If you’ve been following us on the ASUS Master DIY LAN Party, you’ll be sure to notice the STRIX Series graphic cards made its first debut during the day 2 product briefing.  STRIX series is ASUS’s latest move to approach the silent cooling market and lucky us, ASUS has sent us their STRIX GTX 780 for today’s review – thank you ASUS!
ASUS took the name Strix, which means owl in Greek; known to be an adapt nocturnal hunter capable of silent flight and attack its prey without being noticed – silent is the keyword here. The ASUS STRIX GTX 780 comes with a hefty price tag of RM 2149, but let’s have our attention on what does the new STRIX series graphics card has to offer aside of causing our wallet to bleed.



The retail packaging is pretty much similar to the previous DirectCU II models, especially for the notable ripped metal design. You’ll get a preview of the STRIX cooler at the middle left of the box, looks pretty much the same as the other directCU II coolers except for the shroud and fans that comes with stickers the resembles a pair of glowing red eyes of an owl. The features of the card can be clearly seen across the bottom of the box:

  • 6GB GDDR5 Memory
  • 0 dB Fan silent cooling solution
  • DIGI+ VRM and Super Alloy Power for stable overclocking
  • GPU Tweak for overclocking

Aside the small image of how the card is going to look like, there’s brief but detailed description of the ASUS STRIX GTX 780’s prominent features printed at back of the box as well. Similar to any graphics card from ASUS, the ASUS STRIX GTX 780 comes with a limited 3 year warranty – as stated at the bottom right of the box.


The ASUS STRIX GTX 780 comes with a user’s guide, driver CD, DVI-I to VGA converter, a Dual 6-pin PCIe to 8-pin PCIe adapter and a piece of SLI cable that seems to be longer than most common SLI cable we’ve seen.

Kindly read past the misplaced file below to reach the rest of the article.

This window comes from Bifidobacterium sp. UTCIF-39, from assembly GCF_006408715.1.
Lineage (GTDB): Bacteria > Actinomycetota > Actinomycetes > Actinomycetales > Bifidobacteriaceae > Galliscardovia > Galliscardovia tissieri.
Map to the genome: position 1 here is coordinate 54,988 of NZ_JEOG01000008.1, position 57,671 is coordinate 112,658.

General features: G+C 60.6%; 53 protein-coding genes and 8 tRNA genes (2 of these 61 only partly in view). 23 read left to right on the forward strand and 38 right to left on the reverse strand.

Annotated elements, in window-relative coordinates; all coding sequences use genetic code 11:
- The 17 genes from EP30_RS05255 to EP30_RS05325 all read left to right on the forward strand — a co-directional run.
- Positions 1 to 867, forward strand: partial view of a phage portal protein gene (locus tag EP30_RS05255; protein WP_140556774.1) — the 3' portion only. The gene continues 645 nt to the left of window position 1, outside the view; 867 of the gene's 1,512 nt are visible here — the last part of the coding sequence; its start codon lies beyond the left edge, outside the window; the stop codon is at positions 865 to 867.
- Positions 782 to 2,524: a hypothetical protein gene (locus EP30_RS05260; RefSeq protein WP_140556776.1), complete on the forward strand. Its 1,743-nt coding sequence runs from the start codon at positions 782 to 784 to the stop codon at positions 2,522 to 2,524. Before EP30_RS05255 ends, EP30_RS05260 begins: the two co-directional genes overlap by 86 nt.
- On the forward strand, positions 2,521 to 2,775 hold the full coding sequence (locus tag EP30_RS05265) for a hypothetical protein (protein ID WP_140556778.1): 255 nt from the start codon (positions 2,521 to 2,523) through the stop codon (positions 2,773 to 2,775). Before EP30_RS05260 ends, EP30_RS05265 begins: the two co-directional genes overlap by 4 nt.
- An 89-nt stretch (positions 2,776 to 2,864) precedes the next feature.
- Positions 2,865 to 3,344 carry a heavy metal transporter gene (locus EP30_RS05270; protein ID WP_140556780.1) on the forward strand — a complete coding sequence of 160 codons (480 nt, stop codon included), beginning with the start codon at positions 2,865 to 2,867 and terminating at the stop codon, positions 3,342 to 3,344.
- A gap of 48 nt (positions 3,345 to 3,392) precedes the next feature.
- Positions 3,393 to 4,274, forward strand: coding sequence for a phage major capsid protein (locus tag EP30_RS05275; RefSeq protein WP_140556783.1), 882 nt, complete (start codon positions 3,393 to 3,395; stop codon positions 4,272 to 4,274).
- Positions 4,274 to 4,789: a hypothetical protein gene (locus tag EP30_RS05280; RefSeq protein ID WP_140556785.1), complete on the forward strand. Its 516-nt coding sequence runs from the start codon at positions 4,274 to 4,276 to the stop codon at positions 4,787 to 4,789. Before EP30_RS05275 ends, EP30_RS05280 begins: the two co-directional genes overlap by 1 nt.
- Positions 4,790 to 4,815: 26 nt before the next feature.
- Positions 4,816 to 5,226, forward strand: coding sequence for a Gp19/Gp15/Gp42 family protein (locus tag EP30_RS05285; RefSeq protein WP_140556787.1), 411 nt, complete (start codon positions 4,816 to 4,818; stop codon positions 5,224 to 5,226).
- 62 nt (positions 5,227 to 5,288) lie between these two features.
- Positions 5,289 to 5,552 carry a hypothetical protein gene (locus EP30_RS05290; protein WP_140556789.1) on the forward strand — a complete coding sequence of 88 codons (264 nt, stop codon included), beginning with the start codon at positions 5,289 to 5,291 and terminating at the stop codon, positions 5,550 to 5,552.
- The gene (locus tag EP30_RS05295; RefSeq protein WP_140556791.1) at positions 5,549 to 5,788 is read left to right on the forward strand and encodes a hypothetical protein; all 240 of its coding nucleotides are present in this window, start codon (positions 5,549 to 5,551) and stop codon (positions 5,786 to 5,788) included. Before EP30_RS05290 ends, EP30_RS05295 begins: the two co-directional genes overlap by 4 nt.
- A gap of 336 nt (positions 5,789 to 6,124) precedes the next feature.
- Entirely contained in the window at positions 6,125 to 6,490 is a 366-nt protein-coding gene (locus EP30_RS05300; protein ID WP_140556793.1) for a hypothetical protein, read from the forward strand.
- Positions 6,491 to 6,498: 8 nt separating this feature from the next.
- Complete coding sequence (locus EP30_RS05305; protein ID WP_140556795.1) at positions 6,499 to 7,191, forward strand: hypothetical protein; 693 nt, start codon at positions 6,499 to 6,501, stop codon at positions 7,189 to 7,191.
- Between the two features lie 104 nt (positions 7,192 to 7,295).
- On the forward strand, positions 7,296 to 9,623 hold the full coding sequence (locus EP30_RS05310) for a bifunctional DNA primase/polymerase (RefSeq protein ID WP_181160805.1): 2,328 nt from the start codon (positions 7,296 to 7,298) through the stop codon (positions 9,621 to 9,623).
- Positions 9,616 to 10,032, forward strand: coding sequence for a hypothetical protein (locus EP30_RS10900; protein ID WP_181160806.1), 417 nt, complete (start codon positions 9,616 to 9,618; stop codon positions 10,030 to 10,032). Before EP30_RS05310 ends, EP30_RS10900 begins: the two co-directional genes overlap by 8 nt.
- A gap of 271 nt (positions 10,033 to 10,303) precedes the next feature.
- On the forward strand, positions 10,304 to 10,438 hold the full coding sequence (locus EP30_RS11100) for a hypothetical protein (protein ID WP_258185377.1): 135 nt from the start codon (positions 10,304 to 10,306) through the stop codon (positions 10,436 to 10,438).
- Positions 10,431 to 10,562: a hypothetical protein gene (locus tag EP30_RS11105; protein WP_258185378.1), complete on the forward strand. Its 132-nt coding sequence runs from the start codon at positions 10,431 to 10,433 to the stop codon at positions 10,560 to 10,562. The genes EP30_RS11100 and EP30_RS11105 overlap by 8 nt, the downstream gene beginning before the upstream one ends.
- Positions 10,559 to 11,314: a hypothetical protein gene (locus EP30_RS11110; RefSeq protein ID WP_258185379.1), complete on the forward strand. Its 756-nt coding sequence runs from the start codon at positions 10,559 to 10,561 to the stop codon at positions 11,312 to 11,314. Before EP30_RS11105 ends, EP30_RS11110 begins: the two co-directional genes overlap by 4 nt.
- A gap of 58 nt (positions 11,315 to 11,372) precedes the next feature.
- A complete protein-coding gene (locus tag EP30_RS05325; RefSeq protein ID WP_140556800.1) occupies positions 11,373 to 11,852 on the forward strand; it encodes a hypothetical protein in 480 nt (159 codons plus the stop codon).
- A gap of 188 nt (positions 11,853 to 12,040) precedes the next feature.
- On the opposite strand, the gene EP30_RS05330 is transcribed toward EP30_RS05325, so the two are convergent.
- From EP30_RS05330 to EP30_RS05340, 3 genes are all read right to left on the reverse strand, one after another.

Our first impression of the ASUS STRIX GTX 780? A pair of glowing red eyes. The red stickers represents the pupil with the fan blades represents the iris of the eye of an owl. Feature wise, 0 dB fan technology isn’t what we’re expecting for. Instead of fans that spins silently, ASUS’s came up with a rather odd design where the fan remains stationary when the temperature is below 65°C and will only spins when the temperature hits above 65°C – a little impractical we’d say.

4 shiny nickel plated copper heatpipes can be seen at the side of the card, these heatpipes plays a very important role in heat dissipation.

The ASUS STRIX GTX 780 is powered by a 6-pin PCIe and 8-pin PCIe power connector.

A quick overview on the DirectCU II cooler, the base of the cooler is made up of 5 pieces of nickel plated copper heatpipes than runs through a total of 53 aluminum fins for optimal heat dissipating performance.

The 10-phase DIGI+ VRM power design with Super Alloy Power technology that comes with ASUS’s custom PCB design that is able to deliver sable power source for overclocking

The main component of the card, NVIDIA GK110 that yields 2304 CUDA cores, 192 texture units, 48 ROPs and 384-bit memory interface.

The SK Hynix H5GC4H24MFR is used on the ASUS STRIX GTX 780.

At the bottom of the ASUS STRIX GTX 780, you’ll find an awesome looking backplate that provide extra protection to the card by improving the rigidity of the card itself, reducing the common sagging or PCB bending issue.